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Proton Center Proposed for Jersey City, N.J.
SEPTEMBER 8, 2011
By DAWN WOTAPKA
The race is on to bring proton therapy cancer treatment to the region.
Manhattan-based Tessler Developments says it is near a deal with Jersey City officials to build a proton therapy center on a roughly 2.5-acre parcel. The plans would also include commercial space and about 1,000 market-rate apartments, some earmarked for those undergoing treatment. Construction could start in 2013.
Tessler and Jersey City officials say there is a tentative agreement to sell the land for $15 million.
The project comes as another effort to bring proton therapy to the New York City area moves forward with the involvement of some of the area's most prestigious medical centers, including Memorial Sloan-Kettering Cancer Center and the NYU Langone Medical Center.
A rendering of the proposed proton therapy center, which also would include office space and apartments.
The treatment involves using a proton beam to precisely deposit a cancer-treatment dose near a tumor or affected area with less scattered radiation to the rest of the body, said Dr. Glen Gejerman, co-division chief of urologic oncology at Hackensack University Medical Center. It has so far been studied on brain tumors and on lung, pediatric and prostate cancers.
The controversial therapy is supported by some doctors who say it targets tumors more effectively than conventional radiation and is safer on surrounding tissue and organs.
Others have been critical, saying the relatively new therapy hasn't been subjected to enough peer-reviewed research.
In Jersey City, officials hope the project—situated near Jersey City Medical Center, the New Jersey Turnpike and a light-rail station—would help transform the area into a medical powerhouse that can compete with nearby Manhattan's cutting-edge medical offerings. Supporters say it could create about 500 construction jobs and more than 2,500 full-time jobs when combined with other growth.
"It's something that puts the city on the map in the world of science," said Jamie LeFrak, a local businessman and a volunteer board member with LibertyHealth System, the Jersey City hospital's parent.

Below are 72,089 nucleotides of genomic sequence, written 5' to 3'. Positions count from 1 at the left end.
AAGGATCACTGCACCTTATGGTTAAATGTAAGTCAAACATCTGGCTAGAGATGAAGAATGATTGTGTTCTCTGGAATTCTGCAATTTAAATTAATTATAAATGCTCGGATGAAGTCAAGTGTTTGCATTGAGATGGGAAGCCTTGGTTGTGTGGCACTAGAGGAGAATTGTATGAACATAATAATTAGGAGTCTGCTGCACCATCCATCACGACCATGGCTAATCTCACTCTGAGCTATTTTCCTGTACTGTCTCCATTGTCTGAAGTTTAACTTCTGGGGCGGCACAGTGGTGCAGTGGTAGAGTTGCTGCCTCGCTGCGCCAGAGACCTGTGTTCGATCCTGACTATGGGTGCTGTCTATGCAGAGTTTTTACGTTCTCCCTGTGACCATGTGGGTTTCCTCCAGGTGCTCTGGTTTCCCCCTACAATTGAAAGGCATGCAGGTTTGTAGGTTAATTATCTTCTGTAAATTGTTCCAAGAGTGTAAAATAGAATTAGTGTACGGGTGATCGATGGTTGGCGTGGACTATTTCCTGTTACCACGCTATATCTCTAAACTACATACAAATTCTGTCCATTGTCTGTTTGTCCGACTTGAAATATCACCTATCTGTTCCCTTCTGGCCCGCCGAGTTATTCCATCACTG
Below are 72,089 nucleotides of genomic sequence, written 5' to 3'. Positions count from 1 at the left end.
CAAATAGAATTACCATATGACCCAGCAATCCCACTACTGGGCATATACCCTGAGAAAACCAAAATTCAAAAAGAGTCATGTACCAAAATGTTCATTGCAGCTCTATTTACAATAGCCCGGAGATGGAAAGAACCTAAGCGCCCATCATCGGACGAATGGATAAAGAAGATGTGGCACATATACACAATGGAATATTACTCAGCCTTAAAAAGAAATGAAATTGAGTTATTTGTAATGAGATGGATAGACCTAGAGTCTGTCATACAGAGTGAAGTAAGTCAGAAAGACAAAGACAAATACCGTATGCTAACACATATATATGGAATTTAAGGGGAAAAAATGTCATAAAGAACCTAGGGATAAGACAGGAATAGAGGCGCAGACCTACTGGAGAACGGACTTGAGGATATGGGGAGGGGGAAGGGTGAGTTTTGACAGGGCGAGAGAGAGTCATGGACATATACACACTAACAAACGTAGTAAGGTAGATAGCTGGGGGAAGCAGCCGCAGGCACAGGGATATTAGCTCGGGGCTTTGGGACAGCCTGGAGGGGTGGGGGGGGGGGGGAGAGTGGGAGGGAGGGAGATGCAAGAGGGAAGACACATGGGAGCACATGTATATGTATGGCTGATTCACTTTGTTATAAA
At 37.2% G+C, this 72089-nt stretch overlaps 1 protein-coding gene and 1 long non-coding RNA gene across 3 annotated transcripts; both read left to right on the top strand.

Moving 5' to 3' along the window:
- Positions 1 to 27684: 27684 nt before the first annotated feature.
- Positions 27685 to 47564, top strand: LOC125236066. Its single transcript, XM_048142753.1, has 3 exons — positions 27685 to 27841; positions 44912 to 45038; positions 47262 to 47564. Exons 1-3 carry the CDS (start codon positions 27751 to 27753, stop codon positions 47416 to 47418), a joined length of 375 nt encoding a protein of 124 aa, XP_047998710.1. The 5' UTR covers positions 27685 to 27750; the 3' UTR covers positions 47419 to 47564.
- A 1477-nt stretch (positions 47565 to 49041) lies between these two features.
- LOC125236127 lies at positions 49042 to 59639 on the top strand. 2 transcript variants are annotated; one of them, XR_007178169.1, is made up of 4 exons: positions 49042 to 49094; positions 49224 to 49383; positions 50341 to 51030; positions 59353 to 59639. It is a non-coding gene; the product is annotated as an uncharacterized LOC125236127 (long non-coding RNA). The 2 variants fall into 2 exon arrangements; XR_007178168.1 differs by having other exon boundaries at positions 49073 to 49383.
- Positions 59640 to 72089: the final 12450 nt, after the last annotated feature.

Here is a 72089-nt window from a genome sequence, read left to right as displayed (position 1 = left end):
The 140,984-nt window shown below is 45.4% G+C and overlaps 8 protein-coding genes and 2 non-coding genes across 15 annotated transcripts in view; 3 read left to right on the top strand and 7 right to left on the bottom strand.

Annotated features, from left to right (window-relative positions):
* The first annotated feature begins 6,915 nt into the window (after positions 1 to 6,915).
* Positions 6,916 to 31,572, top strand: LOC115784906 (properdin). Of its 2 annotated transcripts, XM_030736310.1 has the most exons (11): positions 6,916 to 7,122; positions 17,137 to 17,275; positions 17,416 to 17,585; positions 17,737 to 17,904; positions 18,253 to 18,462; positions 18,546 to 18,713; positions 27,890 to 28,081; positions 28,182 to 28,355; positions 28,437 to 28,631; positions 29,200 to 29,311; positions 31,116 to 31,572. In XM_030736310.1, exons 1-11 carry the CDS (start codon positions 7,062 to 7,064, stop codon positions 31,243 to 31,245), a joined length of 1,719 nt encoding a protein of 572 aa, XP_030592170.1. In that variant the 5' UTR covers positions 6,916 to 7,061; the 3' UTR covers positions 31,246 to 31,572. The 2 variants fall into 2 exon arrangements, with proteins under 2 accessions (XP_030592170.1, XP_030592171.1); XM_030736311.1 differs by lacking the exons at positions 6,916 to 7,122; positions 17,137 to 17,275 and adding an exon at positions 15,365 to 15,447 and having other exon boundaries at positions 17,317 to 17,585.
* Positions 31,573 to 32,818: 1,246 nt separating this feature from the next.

Jersey City Medical Center's chief executive, Joseph Scott, said the therapy would have no affiliation with the hospital, but he would welcome it as a neighbor.
Proton therapy is expensive and hard to find. There are nine centers nationwide and seven being developed, not including the Jersey City and Manhattan sites, where construction hasn't started. Not all insurance covers the procedure.
The nearest facility to New York City is at the University of Pennsylvania, though a center in Somerset, N.J., should open early next year, said Leonard Arzt, executive director of the National Association for Proton Therapy in Silver Spring, Md.
There has been a rush to build treatment centers. While only 1% of cancer patients received this treatment last year, that number is expected to grow to 2% to 3% in the next five years.
The New York City location, proposed for West 57th Street in Midtown, has received contingent approval, according to the New York State Department of Health. Construction could start next year.
The Jersey City deal still faces multiple hurdles.
It needs approval from the Jersey City Council, which has to transfer the land to the city's redevelopment agency, which would then finalize a purchase contract.
Jersey City Mayor Jerramiah T. Healy said he is optimistic.
This is "important for the city, so we should get the requisite number of votes," he said. "We'd like to put this on the tax rolls ASAP."
It still must be licensed by the state Department of Health and Senior Services as an ambulatory care center. No application has been submitted, the agency said.
Yitzchak Tessler, Tessler Developments' owner, said he's requesting licensing. To help fund construction, he said he has lined up $250 million in private investments he declined to specify. He said he has signed contracts for $90 million worth of equipment and software.
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